The University of Michigan’s Lecturers’ Employee Organization organized a bargaining kickoff rally to begin contract negotiations with the University’s administration Friday morning. About 100 LEO lecturers and allies — including members of the Graduate Employees’ Organization, undergraduate and graduate students — attended the virtual event.
LEO’s contract with the University is ending on April 20. The current contract went into effect in July 2018, following eight months of bargaining negotiations and a vote to strike before reaching an agreement with the University over salary increases.
LEO includes 1,696 non-tenure track professors from the Ann Arbor, Dearborn and Flint campuses. The union is looking to improve their contract through the upcoming negotiations. Some of the proposals on the bargaining platform include more flexible COVID-19 policies for mode of course instruction, increased pay, pay parity across all three University campuses and greater participation in University governance. Discussions with University managers are expected to continue throughout the day on Friday and will continue every Friday of the year until at least June 25.
The 2021 bargaining platform calls for a salary increase from $51,000 to $60,000 for lecturers from all three campuses, with an additional $1,200 increase each year for 2022 and 2023. LEO is also demanding that the University provide $15 million each to support the Flint and Dearborn campuses. The platform also includes demands for child care subsidies, professional development funds and job security efforts, among other measures.
Kirsten Herold, LEO vice president and bargaining team member, said the team looks forward to “spirited discussions” with managers in the coming months.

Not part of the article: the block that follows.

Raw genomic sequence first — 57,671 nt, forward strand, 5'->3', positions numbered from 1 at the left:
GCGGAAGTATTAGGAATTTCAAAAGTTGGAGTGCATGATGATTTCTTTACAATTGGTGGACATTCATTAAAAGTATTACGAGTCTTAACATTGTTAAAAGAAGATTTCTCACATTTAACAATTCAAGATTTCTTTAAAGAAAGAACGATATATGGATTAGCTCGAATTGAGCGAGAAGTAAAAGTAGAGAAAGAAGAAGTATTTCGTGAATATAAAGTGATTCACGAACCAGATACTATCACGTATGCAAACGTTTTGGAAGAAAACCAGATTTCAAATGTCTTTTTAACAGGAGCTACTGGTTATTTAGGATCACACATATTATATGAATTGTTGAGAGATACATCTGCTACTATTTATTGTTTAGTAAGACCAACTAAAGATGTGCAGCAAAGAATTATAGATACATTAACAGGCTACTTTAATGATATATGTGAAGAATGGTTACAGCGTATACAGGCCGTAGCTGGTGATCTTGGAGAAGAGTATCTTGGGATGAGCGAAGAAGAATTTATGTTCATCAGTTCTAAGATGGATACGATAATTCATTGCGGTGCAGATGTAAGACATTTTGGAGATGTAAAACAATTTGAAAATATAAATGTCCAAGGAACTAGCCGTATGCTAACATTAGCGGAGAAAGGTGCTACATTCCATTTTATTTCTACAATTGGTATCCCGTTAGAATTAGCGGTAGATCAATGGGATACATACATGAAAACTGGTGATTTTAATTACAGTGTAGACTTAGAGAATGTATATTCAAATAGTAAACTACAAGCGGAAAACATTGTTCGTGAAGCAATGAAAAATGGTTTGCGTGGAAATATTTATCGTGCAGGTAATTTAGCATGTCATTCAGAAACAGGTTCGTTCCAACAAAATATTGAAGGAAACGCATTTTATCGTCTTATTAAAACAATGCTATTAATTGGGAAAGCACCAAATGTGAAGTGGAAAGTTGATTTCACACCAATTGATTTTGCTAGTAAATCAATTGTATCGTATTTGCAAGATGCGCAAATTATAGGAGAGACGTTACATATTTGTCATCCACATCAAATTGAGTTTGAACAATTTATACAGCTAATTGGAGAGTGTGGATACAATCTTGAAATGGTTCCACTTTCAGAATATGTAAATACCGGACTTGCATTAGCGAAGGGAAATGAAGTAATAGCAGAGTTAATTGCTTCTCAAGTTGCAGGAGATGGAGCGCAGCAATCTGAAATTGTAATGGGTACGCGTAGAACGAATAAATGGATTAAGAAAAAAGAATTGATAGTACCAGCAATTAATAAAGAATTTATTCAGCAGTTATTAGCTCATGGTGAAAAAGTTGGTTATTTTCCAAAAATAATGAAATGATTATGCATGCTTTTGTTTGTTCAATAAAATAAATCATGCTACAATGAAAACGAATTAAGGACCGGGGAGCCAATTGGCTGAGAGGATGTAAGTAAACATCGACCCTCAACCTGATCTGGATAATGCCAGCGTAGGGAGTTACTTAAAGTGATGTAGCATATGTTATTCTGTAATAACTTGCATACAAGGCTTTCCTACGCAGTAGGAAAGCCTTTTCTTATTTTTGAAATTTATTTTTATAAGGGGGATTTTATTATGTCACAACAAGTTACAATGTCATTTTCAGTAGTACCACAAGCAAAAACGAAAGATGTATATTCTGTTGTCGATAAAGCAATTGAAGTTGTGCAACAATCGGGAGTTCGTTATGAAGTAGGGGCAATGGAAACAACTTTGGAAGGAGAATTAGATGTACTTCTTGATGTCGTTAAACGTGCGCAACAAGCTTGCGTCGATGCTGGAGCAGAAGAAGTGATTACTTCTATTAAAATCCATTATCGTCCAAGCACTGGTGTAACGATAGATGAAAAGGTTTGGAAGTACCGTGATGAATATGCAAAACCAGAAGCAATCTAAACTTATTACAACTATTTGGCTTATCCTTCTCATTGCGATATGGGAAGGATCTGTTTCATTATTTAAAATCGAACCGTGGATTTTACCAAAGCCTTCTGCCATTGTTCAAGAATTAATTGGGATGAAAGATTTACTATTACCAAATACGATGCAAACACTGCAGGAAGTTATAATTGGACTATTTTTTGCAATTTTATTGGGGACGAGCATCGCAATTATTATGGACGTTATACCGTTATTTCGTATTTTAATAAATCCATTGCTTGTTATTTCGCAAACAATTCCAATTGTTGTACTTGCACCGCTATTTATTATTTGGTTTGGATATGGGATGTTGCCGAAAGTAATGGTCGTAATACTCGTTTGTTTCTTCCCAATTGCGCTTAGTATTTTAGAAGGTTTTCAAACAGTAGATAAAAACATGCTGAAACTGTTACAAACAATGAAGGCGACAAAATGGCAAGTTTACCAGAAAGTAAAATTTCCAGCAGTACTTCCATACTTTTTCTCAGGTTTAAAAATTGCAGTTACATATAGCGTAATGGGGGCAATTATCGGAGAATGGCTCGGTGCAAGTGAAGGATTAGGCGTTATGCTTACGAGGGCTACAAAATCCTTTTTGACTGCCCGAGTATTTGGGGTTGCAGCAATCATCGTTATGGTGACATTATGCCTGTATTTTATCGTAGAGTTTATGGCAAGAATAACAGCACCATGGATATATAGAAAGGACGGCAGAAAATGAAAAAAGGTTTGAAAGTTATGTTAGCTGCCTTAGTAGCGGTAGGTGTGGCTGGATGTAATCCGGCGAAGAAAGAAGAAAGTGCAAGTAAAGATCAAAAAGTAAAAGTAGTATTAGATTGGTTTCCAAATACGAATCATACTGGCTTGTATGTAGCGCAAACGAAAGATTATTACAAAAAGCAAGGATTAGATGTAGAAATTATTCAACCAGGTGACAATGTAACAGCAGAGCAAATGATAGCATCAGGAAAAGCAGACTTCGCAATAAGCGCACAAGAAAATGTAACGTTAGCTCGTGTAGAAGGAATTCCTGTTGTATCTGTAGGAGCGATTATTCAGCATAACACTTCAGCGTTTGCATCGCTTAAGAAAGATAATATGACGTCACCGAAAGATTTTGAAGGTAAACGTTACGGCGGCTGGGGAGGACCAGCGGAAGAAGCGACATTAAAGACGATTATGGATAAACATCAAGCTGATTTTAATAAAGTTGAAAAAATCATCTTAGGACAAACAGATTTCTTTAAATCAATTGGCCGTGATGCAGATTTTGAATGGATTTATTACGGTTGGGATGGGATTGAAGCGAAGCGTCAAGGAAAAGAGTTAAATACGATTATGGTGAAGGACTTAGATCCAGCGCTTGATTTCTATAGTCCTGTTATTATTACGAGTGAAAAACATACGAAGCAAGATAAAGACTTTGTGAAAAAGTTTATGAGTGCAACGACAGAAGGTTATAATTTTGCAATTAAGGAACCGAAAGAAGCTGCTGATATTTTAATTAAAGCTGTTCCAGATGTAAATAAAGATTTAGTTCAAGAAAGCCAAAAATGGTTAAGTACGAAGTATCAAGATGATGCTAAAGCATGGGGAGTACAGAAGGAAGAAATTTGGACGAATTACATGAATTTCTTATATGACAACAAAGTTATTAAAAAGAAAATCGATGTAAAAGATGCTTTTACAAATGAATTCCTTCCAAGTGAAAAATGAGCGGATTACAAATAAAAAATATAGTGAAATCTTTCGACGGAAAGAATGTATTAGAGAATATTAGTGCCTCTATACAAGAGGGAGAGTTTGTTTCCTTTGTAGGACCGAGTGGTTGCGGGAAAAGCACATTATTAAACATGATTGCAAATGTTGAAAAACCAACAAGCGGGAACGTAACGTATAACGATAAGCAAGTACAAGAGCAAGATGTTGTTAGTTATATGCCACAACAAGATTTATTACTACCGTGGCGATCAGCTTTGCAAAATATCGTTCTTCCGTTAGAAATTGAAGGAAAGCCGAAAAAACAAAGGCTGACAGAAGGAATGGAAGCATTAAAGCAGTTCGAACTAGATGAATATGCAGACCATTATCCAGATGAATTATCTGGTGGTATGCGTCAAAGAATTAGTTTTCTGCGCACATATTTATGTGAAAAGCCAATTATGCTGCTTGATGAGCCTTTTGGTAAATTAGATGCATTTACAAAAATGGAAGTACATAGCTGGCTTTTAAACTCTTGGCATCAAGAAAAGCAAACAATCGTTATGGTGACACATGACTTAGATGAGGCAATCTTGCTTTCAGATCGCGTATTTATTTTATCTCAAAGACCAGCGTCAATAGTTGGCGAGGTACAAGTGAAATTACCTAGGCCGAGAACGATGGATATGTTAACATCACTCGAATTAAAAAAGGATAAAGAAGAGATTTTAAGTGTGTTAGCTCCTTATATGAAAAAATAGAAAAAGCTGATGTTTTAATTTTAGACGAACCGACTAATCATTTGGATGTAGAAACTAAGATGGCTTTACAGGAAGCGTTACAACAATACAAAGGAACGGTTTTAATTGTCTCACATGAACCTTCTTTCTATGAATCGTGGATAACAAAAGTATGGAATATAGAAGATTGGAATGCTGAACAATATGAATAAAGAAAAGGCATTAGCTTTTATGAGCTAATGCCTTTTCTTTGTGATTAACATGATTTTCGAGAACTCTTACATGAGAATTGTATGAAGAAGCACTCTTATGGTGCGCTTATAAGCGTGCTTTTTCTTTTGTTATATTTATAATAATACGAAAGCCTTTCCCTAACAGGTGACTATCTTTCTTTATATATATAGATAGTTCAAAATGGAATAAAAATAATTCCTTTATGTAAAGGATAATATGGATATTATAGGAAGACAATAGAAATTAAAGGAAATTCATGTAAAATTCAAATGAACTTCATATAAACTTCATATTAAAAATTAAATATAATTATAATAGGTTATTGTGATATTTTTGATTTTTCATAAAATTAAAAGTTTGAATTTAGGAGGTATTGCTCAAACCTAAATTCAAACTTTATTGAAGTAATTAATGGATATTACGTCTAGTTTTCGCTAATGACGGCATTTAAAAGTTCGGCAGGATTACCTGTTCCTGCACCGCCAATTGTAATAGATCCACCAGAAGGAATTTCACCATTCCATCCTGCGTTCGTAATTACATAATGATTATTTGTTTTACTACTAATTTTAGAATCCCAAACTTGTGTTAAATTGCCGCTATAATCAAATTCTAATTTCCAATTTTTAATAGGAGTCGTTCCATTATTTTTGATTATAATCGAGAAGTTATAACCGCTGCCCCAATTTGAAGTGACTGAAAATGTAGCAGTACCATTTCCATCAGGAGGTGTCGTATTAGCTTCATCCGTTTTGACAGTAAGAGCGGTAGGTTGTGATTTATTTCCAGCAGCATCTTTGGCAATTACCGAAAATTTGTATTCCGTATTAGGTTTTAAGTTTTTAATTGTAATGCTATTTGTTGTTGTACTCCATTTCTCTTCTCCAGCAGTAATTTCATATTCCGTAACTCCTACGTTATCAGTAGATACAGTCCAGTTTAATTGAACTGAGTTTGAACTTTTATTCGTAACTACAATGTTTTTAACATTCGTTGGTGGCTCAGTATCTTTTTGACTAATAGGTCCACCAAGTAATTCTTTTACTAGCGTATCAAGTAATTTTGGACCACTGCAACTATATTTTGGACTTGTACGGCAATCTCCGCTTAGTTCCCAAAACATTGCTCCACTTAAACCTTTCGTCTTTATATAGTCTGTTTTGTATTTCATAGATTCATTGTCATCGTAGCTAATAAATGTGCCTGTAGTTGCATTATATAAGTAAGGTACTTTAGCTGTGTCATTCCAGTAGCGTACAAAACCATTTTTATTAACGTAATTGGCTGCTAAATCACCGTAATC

“The bargaining team is the nail, but the members are the hammer,” Herold said. “We need the members to come support us.”
Public Policy senior Amanda Kaplan and Public Policy senior LSA senior Saveri Nandigama, Central Student Government president and vice president respectively, voiced their support for LEO and emphasized the need for solidarity. Kaplan said it is important to support all members of the University community in order to improve the student experience.
“This collaboration is central to our collective advocacy, and especially at our decentralized institution where systems of oppression permeate everywhere,” Kaplan said. “It’s only by working together in this way, can we promote dignity and equity for everyone.”
After the kickoff rally, the LEO bargaining team moved into a private session.
U-M Dearborn senior Briana Cruga, president of the One University Campaign at Dearborn, a coalition of faculty and students who campaign to provide more U resources to Flint and Dearborn, said it was important for the University’s administration to continue funding the Dearborn and Flint communities to “alleviate the stress put on faculty and lecturers.”
“Students’ learning conditions are a result of lecturers’ working conditions,” Cruga said. “The lecturers at Dearborn and Flint do everything in their power to prevent their students from suffering from U-M’s unsupportive administration. It is essential that all lecturers are paid a liveable wage so they can support our communities.”
LEO organizer and LSA senior Amytess Girgis said the LEO contract champions dignity and calls for a more democratic university.
“As an undergrad who has been taught by countless incredible lecturers, I’m so excited for LEO to begin bargaining this year,” Girgis said. “I support them all the way.”
Daily Staff Reporter Varsha Vedapudi can be reached at firstname.lastname@example.org.
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